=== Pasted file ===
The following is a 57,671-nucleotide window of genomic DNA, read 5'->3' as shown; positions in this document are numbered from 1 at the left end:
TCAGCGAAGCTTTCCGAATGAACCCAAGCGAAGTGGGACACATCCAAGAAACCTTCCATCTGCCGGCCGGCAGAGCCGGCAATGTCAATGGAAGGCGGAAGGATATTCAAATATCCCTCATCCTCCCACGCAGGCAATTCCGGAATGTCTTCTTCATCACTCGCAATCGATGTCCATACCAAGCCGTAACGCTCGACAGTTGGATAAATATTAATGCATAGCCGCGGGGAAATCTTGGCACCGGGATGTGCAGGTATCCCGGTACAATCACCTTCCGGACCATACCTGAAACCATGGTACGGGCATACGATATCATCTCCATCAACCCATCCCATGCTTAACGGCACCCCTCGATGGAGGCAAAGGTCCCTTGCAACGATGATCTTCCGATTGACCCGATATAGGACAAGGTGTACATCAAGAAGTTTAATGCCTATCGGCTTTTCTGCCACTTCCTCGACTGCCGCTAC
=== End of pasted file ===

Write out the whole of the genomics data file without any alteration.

The following is a 57,671-nucleotide window of genomic DNA, read 5'->3' as shown; positions in this document are numbered from 1 at the left end:
TCAGCGAAGCTTTCCGAATGAACCCAAGCGAAGTGGGACACATCCAAGAAACCTTCCATCTGCCGGCCGGCAGAGCCGGCAATGTCAATGGAAGGCGGAAGGATATTCAAATATCCCTCATCCTCCCACGCAGGCAATTCCGGAATGTCTTCTTCATCACTCGCAATCGATGTCCATACCAAGCCGTAACGCTCGACAGTTGGATAAATATTAATGCATAGCCGCGGGGAAATCTTGGCACCGGGATGTGCAGGTATCCCGGTACAATCACCTTCCGGACCATACCTGAAACCATGGTACGGGCATACGATATCATCTCCATCAACCCATCCCATGCTTAACGGCACCCCTCGATGGAGGCAAAGGTCCCTTGCAACGATGATCTTCCGATTGACCCGATATAGGACAAGGTGTACATCAAGAAGTTTAATGCCTATCGGCTTTTCTGCCACTTCCTCGACTGCCGCTAC